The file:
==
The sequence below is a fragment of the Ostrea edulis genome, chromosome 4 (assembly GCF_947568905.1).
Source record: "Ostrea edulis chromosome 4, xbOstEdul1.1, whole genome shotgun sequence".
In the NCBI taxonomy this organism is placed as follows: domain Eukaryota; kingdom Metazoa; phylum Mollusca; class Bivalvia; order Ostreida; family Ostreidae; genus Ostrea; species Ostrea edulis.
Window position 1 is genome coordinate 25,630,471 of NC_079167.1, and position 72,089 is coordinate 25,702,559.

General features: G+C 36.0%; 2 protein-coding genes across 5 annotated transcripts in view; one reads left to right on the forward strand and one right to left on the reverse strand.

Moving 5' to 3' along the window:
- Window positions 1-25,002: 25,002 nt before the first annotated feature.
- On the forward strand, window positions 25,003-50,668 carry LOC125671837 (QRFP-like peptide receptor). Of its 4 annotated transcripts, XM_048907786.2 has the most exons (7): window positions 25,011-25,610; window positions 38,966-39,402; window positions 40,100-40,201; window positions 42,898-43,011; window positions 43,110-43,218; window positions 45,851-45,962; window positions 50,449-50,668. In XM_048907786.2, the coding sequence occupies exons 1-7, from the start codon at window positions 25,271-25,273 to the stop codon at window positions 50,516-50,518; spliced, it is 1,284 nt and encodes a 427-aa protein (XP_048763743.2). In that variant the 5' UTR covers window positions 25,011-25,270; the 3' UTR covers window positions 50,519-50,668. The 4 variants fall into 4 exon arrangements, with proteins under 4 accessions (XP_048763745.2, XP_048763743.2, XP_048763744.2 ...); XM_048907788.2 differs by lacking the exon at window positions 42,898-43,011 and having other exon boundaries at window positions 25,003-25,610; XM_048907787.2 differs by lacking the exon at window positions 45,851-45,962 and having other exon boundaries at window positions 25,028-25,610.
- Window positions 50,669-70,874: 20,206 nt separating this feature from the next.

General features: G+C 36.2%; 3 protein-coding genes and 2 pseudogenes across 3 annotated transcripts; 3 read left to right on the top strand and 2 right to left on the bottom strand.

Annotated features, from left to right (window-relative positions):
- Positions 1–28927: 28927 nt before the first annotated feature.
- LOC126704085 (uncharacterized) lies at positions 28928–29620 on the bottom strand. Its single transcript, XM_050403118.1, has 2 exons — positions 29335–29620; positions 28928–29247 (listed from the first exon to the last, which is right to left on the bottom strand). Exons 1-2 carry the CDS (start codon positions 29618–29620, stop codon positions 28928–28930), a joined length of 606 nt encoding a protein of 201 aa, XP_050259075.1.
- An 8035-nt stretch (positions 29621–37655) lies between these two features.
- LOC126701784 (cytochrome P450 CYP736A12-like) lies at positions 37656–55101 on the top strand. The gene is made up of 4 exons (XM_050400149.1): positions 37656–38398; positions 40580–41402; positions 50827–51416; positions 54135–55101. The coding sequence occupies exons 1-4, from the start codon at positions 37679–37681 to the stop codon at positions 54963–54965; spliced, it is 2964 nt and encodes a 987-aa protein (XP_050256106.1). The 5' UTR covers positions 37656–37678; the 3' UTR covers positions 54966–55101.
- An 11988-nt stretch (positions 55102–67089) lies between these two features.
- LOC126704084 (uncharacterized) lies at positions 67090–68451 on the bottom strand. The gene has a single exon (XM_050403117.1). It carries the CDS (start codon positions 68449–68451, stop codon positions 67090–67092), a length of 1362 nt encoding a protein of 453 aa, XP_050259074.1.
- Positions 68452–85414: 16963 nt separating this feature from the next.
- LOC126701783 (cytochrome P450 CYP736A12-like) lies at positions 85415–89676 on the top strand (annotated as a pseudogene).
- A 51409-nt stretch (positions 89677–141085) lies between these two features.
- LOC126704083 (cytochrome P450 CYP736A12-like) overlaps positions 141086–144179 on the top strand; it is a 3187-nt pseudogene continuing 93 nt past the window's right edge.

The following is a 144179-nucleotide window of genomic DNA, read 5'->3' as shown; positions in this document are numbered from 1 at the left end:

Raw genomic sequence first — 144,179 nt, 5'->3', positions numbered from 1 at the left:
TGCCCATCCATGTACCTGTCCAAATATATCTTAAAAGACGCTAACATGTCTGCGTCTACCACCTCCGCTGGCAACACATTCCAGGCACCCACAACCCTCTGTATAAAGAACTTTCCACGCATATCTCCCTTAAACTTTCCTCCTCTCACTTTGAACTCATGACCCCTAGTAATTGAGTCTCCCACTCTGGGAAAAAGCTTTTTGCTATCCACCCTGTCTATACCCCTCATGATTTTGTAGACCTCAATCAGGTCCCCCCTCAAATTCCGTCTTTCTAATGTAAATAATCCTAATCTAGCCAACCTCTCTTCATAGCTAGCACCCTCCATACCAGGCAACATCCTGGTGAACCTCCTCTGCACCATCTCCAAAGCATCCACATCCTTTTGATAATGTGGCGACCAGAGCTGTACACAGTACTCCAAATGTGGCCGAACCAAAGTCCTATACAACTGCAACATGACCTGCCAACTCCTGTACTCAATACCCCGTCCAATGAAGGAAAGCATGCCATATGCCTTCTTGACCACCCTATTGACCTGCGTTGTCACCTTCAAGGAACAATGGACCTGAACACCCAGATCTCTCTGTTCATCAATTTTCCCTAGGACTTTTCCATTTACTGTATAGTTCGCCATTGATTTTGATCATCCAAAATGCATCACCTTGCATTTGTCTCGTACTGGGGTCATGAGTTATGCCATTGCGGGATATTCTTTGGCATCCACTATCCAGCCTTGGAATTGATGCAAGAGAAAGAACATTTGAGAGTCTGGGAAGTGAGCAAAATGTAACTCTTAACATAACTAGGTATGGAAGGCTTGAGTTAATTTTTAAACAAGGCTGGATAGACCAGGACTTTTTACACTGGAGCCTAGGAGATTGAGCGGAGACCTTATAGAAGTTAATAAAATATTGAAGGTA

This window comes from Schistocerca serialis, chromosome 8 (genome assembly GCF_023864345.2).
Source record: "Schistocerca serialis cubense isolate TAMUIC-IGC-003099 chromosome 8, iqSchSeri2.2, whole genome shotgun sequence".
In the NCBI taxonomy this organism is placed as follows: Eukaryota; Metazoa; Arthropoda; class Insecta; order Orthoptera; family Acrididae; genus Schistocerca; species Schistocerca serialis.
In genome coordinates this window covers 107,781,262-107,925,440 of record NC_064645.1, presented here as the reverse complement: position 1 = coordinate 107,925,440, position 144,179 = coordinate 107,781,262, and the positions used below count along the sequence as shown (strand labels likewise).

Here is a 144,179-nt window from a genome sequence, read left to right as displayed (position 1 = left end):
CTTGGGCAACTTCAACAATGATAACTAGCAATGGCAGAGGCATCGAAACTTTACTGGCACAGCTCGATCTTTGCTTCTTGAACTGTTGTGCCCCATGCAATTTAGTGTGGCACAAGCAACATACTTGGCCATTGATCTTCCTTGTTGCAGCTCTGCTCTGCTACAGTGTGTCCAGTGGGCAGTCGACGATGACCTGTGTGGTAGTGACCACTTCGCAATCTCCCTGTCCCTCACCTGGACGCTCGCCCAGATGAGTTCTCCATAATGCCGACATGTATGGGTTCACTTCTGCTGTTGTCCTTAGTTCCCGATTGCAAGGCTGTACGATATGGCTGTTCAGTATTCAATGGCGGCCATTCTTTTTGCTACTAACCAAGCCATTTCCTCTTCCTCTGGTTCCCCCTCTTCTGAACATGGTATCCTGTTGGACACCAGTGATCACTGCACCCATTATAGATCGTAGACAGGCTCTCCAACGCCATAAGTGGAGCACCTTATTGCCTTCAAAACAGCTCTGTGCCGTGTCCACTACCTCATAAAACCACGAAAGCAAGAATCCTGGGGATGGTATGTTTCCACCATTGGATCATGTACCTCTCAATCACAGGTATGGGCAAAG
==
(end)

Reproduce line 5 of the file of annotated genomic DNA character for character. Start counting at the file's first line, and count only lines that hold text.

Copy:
General features: G+C 36.0%; 2 protein-coding genes across 5 annotated transcripts in view; one reads left to right on the forward strand and one right to left on the reverse strand.